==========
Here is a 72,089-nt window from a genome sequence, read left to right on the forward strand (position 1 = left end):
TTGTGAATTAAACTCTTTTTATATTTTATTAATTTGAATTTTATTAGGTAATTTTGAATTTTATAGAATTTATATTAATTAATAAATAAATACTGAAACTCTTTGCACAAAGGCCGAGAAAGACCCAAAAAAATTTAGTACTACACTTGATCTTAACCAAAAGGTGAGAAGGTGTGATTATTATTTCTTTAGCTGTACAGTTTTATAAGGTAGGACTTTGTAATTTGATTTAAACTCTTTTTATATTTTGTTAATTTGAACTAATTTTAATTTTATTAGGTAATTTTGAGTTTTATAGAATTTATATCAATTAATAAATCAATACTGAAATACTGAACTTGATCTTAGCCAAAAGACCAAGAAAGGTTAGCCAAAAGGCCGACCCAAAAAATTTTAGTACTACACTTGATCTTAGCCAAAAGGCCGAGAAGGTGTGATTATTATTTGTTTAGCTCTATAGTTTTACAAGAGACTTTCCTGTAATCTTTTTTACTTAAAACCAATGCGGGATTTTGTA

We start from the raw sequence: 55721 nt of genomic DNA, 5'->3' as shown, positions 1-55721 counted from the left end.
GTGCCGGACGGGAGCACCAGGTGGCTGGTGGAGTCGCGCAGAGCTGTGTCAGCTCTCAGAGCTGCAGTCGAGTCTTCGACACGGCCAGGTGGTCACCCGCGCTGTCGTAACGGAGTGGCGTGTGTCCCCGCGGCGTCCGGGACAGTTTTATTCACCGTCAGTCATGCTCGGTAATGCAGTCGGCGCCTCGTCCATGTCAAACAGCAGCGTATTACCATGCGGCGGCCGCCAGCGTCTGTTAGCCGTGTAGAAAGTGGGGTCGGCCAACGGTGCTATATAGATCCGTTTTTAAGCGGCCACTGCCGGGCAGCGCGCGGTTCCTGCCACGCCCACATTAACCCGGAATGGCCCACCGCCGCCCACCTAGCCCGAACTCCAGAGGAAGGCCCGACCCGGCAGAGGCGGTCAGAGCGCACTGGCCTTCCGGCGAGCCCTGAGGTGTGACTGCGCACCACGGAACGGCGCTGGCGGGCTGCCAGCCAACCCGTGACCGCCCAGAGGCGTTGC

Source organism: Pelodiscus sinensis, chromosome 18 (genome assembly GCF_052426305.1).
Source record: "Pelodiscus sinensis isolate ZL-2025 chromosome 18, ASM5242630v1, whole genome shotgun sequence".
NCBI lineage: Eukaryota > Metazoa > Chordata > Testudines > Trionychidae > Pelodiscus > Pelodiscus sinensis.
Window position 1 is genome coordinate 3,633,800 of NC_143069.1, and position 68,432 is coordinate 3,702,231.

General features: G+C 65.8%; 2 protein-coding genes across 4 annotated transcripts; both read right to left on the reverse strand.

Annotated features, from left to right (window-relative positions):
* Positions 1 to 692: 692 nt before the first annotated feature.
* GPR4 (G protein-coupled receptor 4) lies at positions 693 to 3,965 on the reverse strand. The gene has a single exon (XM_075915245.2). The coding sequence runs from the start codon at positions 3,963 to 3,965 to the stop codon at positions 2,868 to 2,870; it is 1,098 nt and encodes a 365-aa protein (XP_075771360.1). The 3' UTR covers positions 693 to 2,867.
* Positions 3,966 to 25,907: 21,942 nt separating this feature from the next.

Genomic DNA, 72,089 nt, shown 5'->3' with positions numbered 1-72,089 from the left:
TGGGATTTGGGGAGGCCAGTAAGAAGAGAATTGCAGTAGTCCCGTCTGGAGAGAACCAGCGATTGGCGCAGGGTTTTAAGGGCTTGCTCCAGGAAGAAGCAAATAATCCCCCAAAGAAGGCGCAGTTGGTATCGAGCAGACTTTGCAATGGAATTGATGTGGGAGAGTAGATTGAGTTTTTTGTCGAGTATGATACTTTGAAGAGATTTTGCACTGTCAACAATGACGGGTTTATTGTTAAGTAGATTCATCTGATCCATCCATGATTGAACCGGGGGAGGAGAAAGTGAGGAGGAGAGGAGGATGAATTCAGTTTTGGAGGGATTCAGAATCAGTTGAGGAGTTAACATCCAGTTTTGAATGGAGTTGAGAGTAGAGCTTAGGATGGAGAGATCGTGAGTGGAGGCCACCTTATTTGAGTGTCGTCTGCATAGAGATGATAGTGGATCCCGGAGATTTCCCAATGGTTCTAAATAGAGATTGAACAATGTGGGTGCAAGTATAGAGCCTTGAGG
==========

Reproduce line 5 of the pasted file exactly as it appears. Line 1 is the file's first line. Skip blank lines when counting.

Source organism: Pelodiscus sinensis, chromosome 18 (genome assembly GCF_052426305.1).